4 Toxic Words That Hurt The Unemployed
The problem is that confidence is the No. 1 thing we need to land a job. Without it, we come across as weak, insecure and desperate. If you, or someone you know, are in this situation, the following four words should be eliminated from your vocabulary. 1. Unemployed
Over at Career HMO, I call this the "Ugly U Word" and I refuse to let my members use it. It is a negative, defeatist word that implies something is wrong with you. Just because you aren't currently working doesn't mean you aren't a talented professional. You weren't stripped of all your accomplishments and experience when you lost your job. They are yours to keep and promote. Instead, refer to yourself as "between jobs" -- because that's really what you are.
Of course you are nice, but companies don't hire for niceness. They hire problem-solvers. Instead of saying you are nice, call yourself valuable. When it comes to getting hired, you need to focus on how you either save or make employers money. Better still, you need to show how you have saved or made your employers enough money in the past to cover the cost of hiring you.
Simply put, companies can't hire you because you are a "nice" because it doesn't pay the bills. And, if you are concerned about coming across as a braggart, consider this: You are a business-of-one who is in the process of marketing themselves to land a new client (aka new employer). You MUST sell yourself. What would you pay good money for: Something nice, or something valuable? See the difference?
When some says, "I try to..." it implies they don't always succeed. Share with people what you do well. Give them examples of accomplishments that prove your worth. Back up your track record with facts. Use your professional history to show how you get it done. Not only is it more persuasive, it will remind you of just how capable you really are.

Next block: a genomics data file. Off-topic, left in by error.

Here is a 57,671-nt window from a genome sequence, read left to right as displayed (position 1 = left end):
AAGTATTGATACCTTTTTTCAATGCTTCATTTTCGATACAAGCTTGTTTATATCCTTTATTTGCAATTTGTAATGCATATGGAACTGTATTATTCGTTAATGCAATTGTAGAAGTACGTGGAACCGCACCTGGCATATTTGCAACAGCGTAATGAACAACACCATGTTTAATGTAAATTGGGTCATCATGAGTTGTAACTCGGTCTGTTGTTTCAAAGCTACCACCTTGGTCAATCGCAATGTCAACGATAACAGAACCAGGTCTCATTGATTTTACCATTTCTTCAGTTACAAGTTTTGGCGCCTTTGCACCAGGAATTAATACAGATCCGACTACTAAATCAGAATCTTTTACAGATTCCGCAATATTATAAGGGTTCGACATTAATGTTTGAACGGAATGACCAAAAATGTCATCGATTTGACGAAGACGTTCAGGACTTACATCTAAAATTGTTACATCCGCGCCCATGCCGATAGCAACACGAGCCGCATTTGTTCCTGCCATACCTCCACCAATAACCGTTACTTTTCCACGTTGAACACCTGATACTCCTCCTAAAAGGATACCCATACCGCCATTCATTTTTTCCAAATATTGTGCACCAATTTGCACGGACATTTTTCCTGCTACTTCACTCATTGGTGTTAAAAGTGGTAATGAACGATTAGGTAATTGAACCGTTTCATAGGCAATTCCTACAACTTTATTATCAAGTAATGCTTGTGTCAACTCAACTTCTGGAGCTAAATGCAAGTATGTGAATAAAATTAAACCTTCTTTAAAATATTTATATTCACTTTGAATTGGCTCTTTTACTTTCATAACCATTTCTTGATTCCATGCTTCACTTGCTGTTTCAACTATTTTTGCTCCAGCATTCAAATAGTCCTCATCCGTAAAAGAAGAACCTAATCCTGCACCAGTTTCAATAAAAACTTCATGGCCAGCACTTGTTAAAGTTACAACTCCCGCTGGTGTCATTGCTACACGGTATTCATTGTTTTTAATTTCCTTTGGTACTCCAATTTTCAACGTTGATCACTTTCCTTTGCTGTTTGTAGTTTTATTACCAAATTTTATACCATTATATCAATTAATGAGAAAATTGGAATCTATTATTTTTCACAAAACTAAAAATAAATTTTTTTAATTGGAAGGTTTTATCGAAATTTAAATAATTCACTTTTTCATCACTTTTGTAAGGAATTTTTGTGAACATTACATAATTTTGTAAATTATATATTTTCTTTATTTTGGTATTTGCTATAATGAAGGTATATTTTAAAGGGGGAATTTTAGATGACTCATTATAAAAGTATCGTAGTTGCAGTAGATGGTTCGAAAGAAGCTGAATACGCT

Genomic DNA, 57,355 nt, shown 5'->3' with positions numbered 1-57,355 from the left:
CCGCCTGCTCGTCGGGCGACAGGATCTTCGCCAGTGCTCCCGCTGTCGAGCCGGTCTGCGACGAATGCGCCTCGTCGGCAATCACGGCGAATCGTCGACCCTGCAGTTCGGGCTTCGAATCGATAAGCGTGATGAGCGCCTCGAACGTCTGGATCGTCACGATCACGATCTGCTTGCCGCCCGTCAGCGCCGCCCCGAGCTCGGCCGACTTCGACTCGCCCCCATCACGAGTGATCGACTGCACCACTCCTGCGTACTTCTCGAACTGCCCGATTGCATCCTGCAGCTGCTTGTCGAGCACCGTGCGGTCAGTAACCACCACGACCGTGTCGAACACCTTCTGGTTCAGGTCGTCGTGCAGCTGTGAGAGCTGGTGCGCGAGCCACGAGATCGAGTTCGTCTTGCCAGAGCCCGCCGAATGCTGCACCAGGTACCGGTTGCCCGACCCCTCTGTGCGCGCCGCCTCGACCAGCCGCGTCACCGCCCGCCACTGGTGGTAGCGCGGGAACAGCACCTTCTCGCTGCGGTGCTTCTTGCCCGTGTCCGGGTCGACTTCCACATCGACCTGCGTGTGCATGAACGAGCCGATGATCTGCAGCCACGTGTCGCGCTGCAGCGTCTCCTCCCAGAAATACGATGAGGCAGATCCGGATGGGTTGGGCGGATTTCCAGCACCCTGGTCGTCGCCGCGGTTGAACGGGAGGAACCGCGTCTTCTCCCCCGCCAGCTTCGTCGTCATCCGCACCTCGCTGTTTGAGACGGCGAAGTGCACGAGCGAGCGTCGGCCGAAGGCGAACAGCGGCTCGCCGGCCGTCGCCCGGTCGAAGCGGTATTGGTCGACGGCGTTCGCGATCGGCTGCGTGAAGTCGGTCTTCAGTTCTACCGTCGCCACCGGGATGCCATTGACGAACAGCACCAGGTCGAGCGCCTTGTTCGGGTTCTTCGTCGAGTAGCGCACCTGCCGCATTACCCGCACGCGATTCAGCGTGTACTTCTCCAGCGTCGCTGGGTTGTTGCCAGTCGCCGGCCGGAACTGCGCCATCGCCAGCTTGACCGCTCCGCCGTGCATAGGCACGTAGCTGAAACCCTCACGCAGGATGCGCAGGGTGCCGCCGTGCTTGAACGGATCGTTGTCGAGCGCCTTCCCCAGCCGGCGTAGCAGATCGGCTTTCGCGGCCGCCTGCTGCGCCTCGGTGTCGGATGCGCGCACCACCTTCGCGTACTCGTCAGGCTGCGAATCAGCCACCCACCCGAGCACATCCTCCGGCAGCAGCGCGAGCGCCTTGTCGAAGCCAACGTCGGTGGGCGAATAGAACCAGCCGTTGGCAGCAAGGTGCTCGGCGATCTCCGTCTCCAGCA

A common mistake that those looking for work make is to tell people they are "Open to anything." While you might think that makes you sound more marketable, it actually has the opposite effect. It implies that you: (a) don't have a focus; (b) don't know what you are good at; and (c) are more worried about getting a job than what the job entails.
This isn't what hiring managers are looking for at all. They want a confident person who knows what they want, why they are the right person for it, and how they will leverage their experience to do the job effectively. Saying you are "open" to all job opportunities is like saying you are "open" to dating anyone with a pulse. You owe it to yourself to have some criteria -- not to mention that it shows you have self-respect.
Removing the words above from your current vocabulary will help you send a stronger message about your worth as an employee. Getting over your crisis of confidence is vital to landing a new position – and it begins with using the right words to describe yourself. If you still struggle with this, be sure to get some help. Nobody should job search alone -- especially, when they aren't getting the results they want. Some of the most talented professionals in the world (i.e., athletes) have many coaches to help them stay in the right mindset and use the proper words to motivate them to achieve their goals. You deserve the same!
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J.T. O'Donnell is a career and workplace expert who founded the top-ranked career advice site, CAREEREALISM.com. In 2009, she launched CareerHMO, the first on-line career care membership site which specializes in curing chronic career pain.
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